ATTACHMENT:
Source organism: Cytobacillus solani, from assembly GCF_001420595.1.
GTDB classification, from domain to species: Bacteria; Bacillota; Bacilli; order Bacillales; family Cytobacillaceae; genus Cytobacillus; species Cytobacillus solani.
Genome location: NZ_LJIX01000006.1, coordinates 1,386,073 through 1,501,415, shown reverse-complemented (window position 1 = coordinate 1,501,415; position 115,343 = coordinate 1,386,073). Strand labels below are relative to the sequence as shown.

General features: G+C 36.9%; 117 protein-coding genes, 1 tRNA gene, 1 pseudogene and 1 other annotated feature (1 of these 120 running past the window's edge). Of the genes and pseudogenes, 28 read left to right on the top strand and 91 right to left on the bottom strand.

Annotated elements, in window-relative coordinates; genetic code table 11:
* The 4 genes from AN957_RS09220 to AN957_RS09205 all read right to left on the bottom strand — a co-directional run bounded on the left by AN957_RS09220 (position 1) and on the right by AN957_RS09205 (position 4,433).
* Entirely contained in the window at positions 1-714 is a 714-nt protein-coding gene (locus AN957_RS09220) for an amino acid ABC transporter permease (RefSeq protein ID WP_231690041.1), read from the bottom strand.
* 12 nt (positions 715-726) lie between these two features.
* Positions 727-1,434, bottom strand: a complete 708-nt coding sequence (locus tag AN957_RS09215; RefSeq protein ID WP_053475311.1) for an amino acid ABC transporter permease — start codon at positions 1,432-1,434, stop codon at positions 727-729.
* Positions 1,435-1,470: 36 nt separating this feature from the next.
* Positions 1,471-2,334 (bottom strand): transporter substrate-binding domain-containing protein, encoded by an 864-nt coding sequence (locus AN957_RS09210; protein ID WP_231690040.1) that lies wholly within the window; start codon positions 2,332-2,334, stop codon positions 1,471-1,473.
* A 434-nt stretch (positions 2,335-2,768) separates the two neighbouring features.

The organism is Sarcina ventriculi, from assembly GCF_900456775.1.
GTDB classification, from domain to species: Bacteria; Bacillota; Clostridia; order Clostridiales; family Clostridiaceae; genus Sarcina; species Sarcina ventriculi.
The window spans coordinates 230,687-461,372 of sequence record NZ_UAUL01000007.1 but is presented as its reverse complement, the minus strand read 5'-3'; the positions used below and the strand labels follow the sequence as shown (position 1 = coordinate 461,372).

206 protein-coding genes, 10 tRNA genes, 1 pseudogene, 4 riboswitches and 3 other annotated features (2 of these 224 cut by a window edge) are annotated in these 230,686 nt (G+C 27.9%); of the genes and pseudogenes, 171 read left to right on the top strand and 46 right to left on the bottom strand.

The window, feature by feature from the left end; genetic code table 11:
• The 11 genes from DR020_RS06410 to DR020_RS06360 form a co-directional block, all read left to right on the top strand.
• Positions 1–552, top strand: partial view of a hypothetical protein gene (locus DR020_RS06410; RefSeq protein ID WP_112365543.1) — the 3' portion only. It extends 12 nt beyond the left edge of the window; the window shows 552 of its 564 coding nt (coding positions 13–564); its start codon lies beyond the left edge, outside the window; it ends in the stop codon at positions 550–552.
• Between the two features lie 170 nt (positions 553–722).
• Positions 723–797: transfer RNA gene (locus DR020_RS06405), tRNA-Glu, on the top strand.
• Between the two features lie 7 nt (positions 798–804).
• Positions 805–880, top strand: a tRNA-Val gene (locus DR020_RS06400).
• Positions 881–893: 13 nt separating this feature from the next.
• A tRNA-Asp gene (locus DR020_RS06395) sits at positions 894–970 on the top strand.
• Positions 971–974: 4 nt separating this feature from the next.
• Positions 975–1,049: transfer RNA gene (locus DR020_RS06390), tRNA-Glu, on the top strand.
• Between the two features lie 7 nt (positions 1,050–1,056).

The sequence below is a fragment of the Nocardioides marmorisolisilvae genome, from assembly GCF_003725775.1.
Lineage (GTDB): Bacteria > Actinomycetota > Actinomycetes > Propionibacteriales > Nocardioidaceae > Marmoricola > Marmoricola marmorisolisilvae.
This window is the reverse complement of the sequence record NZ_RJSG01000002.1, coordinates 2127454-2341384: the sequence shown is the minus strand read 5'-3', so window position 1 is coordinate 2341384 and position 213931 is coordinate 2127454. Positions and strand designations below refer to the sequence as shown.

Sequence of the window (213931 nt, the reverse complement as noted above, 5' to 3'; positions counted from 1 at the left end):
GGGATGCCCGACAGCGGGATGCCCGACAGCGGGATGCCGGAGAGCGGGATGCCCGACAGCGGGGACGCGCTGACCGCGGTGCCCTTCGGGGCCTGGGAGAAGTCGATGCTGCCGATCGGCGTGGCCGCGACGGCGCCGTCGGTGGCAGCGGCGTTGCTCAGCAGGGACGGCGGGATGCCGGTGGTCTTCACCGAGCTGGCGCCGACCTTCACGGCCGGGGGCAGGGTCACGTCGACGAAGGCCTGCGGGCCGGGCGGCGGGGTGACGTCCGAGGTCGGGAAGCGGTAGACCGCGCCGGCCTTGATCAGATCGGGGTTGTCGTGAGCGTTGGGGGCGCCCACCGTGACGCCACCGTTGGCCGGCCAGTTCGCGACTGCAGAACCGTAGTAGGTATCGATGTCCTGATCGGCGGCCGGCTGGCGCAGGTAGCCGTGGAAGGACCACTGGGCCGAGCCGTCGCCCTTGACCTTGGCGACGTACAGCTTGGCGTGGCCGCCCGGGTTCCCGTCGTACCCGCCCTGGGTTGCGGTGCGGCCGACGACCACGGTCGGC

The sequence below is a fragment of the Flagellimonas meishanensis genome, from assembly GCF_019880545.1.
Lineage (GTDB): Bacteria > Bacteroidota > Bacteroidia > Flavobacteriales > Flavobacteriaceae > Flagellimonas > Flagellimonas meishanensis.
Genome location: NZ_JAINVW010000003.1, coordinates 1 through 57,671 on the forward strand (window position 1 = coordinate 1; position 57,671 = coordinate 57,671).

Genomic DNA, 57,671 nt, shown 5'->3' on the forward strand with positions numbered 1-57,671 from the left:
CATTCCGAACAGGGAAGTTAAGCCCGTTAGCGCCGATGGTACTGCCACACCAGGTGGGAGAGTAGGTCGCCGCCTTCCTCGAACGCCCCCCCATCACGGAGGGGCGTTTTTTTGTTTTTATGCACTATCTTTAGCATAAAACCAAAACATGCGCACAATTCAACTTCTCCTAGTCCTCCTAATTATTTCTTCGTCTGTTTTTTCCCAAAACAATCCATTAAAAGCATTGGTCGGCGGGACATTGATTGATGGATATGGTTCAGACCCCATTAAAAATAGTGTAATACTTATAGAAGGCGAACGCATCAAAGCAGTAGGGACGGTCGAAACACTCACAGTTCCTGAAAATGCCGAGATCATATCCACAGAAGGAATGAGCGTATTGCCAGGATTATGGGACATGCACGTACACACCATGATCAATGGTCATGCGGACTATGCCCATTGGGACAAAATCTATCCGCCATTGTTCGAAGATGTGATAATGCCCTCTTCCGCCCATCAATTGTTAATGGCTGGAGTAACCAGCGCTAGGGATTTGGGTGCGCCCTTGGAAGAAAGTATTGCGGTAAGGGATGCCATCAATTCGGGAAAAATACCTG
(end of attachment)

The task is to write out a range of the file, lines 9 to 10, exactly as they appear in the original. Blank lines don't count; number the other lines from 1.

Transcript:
* Positions 727-1,434, bottom strand: a complete 708-nt coding sequence (locus tag AN957_RS09215; RefSeq protein ID WP_053475311.1) for an amino acid ABC transporter permease — start codon at positions 1,432-1,434, stop codon at positions 727-729.
* Positions 1,435-1,470: 36 nt separating this feature from the next.